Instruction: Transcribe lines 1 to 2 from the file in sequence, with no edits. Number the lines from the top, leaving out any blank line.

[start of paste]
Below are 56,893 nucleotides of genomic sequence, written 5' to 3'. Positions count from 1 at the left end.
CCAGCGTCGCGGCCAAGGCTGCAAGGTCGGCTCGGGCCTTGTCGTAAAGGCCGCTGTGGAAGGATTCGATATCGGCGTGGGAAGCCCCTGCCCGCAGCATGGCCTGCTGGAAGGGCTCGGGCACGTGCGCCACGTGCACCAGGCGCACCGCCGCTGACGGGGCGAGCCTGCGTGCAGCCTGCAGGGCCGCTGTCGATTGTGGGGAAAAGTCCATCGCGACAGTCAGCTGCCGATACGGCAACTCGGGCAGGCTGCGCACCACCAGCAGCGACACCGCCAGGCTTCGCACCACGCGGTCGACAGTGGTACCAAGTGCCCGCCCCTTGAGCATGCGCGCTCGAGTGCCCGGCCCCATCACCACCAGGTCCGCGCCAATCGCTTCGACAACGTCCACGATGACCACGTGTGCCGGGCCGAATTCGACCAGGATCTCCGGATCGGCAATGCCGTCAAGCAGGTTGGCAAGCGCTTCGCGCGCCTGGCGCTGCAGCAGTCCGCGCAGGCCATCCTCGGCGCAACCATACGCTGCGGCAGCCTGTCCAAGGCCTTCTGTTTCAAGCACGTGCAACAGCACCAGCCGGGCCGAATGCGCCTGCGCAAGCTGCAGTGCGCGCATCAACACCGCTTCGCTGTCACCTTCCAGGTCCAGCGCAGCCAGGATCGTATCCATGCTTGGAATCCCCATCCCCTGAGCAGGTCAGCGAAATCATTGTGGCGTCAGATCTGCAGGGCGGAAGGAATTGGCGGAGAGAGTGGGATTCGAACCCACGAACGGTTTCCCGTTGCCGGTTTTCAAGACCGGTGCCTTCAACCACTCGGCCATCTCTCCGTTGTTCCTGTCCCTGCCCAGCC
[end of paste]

Below are 56,893 nucleotides of genomic sequence, written 5' to 3'. Positions count from 1 at the left end.
CCAGCGTCGCGGCCAAGGCTGCAAGGTCGGCTCGGGCCTTGTCGTAAAGGCCGCTGTGGAAGGATTCGATATCGGCGTGGGAAGCCCCTGCCCGCAGCATGGCCTGCTGGAAGGGCTCGGGCACGTGCGCCACGTGCACCAGGCGCACCGCCGCTGACGGGGCGAGCCTGCGTGCAGCCTGCAGGGCCGCTGTCGATTGTGGGGAAAAGTCCATCGCGACAGTCAGCTGCCGATACGGCAACTCGGGCAGGCTGCGCACCACCAGCAGCGACACCGCCAGGCTTCGCACCACGCGGTCGACAGTGGTACCAAGTGCCCGCCCCTTGAGCATGCGCGCTCGAGTGCCCGGCCCCATCACCACCAGGTCCGCGCCAATCGCTTCGACAACGTCCACGATGACCACGTGTGCCGGGCCGAATTCGACCAGGATCTCCGGATCGGCAATGCCGTCAAGCAGGTTGGCAAGCGCTTCGCGCGCCTGGCGCTGCAGCAGTCCGCGCAGGCCATCCTCGGCGCAACCATACGCTGCGGCAGCCTGTCCAAGGCCTTCTGTTTCAAGCACGTGCAACAGCACCAGCCGGGCCGAATGCGCCTGCGCAAGCTGCAGTGCGCGCATCAACACCGCTTCGCTGTCACCTTCCAGGTCCAGCGCAGCCAGGATCGTATCCATGCTTGGAATCCCCATCCCCTGAGCAGGTCAGCGAAATCATTGTGGCGTCAGATCTGCAGGGCGGAAGGAATTGGCGGAGAGAGTGGGATTCGAACCCACGAACGGTTTCCCGTTGCCGGTTTTCAAGACCGGTGCCTTCAACCACTCGGCCATCTCTCCGTTGTTCCTGTCCCTGCCCAGCC